Pinholes at the Hopper Mausoleum

I’ve blogged previously about the fancy Hopper Mausoleum in a remote spot in Northumberland, and made a return trip there this week on a very windy day. I took the Ondu multi-format pinhole loaded with Ilford Pan F+ film.

My reason for using Pan F was to try to keep the exposures long enough, on this sunny day, to be achievable using the shutter mechanism on the Ondu. Even at ISO50, the box speed for Pan F, the resulting exposures were around two seconds, which is shorter than I would like.

The wind was easily strong enough to blow over the tripod, so I steadied the kit during the exposure by pulling on the tripod carrying strap, whlist counting elephants for the exposure. This worked well enough to capture the structures without blurring, although there is considerable wind movement in the grass.

My Ondu pinhole camera can be set to make exposures at 6*6 cm, 6*9, or 6*12. On this occasion I chose 6*12, but for most of the 6 images I took the resulting viewpoint was really too wide and the images have been cropped.

On my previous occasion, the church next to the mausoleum, St Andrews, had been closed, but on this day it was open. The slow speed of the film was less useful inside and the exposure times were up to twenty minutes, which I occupied by moving between the pews to try and leave multiple ghostly images. As the wind and rain howled outside, it did feel rather like being in a ghost story.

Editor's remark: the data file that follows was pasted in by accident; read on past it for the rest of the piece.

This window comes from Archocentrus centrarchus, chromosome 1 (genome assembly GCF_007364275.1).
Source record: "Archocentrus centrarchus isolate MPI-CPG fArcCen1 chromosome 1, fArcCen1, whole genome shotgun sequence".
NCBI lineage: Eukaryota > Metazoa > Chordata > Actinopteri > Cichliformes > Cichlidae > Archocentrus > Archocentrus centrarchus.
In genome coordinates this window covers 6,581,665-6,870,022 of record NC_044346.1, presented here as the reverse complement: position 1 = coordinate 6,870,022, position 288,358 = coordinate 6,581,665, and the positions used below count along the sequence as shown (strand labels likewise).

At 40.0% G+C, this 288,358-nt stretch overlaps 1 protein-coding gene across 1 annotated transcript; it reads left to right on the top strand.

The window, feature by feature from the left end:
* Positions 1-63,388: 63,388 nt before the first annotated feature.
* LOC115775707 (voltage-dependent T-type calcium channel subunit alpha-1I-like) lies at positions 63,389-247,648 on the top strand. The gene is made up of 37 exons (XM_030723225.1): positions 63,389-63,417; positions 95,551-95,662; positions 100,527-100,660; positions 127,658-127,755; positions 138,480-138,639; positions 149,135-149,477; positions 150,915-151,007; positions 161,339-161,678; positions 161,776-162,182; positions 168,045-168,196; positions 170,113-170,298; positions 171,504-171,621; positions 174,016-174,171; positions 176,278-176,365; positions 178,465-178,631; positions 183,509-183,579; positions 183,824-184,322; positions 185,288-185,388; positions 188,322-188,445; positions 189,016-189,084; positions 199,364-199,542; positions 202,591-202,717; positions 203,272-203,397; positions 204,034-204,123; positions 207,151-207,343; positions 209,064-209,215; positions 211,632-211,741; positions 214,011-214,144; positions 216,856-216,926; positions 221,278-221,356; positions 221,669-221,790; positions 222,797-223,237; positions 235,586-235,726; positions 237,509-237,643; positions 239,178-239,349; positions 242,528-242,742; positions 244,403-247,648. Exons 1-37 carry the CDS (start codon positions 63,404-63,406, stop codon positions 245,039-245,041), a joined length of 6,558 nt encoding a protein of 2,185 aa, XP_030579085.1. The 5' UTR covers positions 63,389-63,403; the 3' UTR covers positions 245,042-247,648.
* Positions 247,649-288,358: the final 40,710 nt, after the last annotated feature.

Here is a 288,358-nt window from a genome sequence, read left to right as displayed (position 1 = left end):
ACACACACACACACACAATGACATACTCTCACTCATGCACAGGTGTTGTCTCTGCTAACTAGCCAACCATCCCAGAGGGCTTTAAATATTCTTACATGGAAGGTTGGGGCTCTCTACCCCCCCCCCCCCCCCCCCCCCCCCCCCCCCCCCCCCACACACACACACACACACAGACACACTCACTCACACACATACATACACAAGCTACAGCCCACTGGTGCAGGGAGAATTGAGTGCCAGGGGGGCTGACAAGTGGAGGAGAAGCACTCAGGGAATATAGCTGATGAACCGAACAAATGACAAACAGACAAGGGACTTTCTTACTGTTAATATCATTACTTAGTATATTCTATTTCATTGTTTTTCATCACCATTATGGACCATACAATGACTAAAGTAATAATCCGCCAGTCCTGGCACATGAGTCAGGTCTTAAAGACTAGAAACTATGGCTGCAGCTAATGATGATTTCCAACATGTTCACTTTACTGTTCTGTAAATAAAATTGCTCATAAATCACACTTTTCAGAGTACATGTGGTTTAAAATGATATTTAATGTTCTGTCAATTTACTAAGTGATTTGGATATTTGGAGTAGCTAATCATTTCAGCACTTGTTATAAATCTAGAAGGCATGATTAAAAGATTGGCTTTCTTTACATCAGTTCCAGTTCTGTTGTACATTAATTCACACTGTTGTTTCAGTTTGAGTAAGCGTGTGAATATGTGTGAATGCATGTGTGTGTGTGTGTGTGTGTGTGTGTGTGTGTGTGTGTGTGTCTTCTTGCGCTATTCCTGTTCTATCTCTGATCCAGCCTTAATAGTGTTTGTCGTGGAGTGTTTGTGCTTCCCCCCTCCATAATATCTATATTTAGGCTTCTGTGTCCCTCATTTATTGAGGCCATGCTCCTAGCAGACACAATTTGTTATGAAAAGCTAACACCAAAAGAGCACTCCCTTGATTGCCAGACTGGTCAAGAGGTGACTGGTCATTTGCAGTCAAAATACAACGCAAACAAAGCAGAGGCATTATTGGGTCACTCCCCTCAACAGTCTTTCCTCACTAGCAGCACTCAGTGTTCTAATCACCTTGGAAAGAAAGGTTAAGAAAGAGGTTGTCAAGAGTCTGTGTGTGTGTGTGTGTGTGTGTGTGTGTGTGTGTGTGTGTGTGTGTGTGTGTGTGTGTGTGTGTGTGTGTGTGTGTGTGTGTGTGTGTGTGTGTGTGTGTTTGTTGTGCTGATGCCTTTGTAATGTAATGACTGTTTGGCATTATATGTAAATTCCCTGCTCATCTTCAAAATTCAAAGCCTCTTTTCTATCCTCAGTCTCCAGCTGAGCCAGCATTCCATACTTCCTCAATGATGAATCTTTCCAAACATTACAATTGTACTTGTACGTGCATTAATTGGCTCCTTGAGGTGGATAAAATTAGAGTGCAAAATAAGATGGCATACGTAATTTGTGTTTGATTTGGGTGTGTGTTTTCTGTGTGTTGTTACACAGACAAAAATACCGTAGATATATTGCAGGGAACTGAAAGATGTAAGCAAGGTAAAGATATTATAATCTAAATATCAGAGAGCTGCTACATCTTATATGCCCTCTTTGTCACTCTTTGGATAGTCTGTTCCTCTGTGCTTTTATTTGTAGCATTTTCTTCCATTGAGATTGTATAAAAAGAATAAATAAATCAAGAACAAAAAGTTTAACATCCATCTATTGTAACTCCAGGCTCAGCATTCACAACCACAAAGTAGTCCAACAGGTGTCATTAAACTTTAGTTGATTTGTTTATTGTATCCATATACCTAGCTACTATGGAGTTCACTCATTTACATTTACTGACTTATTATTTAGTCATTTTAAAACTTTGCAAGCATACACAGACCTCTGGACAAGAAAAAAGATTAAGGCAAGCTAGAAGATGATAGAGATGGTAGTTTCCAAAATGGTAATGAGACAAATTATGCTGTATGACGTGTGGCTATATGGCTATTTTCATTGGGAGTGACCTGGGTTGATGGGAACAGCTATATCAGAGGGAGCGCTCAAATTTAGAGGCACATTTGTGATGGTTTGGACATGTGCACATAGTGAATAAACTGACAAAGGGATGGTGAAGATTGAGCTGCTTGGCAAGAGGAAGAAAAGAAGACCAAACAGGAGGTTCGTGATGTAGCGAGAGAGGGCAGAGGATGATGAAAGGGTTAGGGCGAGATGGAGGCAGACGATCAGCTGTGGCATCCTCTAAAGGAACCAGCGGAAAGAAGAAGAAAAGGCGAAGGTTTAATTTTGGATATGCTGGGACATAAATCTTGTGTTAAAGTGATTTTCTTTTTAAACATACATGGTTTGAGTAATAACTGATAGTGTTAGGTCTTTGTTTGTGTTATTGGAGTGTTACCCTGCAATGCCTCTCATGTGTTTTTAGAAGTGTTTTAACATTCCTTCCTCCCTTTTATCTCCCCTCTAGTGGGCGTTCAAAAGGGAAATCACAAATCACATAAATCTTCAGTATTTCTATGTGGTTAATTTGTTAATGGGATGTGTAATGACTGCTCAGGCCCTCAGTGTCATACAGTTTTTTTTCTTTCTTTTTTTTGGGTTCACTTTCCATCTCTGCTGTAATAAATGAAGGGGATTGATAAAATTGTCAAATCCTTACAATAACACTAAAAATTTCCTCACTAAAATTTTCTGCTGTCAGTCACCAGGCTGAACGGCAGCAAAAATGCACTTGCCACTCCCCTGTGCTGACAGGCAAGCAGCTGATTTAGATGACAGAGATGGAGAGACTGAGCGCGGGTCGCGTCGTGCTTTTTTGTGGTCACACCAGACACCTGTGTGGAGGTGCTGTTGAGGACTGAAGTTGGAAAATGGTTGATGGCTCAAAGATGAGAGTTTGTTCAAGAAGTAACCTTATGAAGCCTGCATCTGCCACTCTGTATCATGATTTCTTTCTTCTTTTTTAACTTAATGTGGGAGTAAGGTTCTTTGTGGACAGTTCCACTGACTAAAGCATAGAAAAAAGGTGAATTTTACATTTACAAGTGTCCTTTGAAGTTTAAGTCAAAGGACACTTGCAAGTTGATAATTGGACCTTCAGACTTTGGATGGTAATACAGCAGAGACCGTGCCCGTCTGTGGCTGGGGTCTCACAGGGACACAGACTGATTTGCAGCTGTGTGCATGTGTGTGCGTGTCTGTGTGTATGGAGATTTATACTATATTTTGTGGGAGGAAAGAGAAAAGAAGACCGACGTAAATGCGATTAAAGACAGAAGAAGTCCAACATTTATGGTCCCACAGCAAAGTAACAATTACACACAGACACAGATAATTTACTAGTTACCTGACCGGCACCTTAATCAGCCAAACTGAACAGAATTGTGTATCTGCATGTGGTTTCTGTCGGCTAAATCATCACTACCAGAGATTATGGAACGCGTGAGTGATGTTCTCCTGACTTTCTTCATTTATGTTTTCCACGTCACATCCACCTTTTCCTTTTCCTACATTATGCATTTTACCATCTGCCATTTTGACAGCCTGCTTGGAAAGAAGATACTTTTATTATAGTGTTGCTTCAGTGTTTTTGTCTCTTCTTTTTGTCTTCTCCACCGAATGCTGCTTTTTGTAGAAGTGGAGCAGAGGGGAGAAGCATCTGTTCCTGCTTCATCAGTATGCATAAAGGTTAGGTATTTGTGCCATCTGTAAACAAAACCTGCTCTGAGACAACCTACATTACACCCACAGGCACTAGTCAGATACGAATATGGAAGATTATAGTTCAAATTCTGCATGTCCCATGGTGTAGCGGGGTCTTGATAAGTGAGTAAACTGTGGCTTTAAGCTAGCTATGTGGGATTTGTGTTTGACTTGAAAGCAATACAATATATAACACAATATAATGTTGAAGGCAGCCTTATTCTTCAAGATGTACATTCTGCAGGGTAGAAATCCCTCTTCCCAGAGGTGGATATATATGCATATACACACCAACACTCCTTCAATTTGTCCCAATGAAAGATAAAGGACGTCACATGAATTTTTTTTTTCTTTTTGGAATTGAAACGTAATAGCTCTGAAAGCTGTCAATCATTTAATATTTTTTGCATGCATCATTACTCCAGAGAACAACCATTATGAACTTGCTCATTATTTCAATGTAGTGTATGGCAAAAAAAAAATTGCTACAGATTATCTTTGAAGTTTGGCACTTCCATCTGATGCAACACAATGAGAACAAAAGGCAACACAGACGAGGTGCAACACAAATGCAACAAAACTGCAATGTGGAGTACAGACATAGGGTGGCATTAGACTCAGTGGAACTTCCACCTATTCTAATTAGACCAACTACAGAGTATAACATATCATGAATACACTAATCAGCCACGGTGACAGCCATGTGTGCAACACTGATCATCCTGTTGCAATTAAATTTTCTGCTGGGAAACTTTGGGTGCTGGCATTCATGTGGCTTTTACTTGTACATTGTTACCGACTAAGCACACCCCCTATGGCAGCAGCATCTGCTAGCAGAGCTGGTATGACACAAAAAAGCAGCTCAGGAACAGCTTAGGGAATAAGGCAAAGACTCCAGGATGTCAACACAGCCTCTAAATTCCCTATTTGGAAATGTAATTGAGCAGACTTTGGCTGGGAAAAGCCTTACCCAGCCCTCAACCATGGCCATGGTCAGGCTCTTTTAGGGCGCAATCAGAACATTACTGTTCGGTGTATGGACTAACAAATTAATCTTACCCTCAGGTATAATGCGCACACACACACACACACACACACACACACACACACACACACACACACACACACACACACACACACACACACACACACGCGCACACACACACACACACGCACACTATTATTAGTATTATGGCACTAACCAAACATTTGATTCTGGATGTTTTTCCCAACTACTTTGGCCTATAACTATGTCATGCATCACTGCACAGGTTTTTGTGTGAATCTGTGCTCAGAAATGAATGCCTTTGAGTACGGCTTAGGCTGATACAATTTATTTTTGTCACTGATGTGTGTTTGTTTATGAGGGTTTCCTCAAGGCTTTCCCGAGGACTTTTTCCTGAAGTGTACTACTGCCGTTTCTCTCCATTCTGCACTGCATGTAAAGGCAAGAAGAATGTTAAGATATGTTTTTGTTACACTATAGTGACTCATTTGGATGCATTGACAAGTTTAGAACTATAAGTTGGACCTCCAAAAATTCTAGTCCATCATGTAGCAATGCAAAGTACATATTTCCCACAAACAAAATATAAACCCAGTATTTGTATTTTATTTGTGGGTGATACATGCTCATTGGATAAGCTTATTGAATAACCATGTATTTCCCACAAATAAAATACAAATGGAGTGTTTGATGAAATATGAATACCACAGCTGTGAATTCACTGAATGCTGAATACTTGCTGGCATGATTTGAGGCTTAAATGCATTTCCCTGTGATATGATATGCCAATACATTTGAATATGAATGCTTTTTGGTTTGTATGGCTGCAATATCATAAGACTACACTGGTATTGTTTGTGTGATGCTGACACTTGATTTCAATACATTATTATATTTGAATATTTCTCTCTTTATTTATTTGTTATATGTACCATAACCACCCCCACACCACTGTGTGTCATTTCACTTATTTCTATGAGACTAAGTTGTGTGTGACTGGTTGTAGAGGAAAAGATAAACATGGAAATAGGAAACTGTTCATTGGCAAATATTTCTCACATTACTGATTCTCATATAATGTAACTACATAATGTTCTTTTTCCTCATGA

The film was semi-stand developed in Kodak HC110 developer diluted 1:160, and toning added in Lightroom.


  1. I like these but the last two, totally captivating. There is something about the images that make one feel as if viewing from another dimension. Almost intruding into the past.

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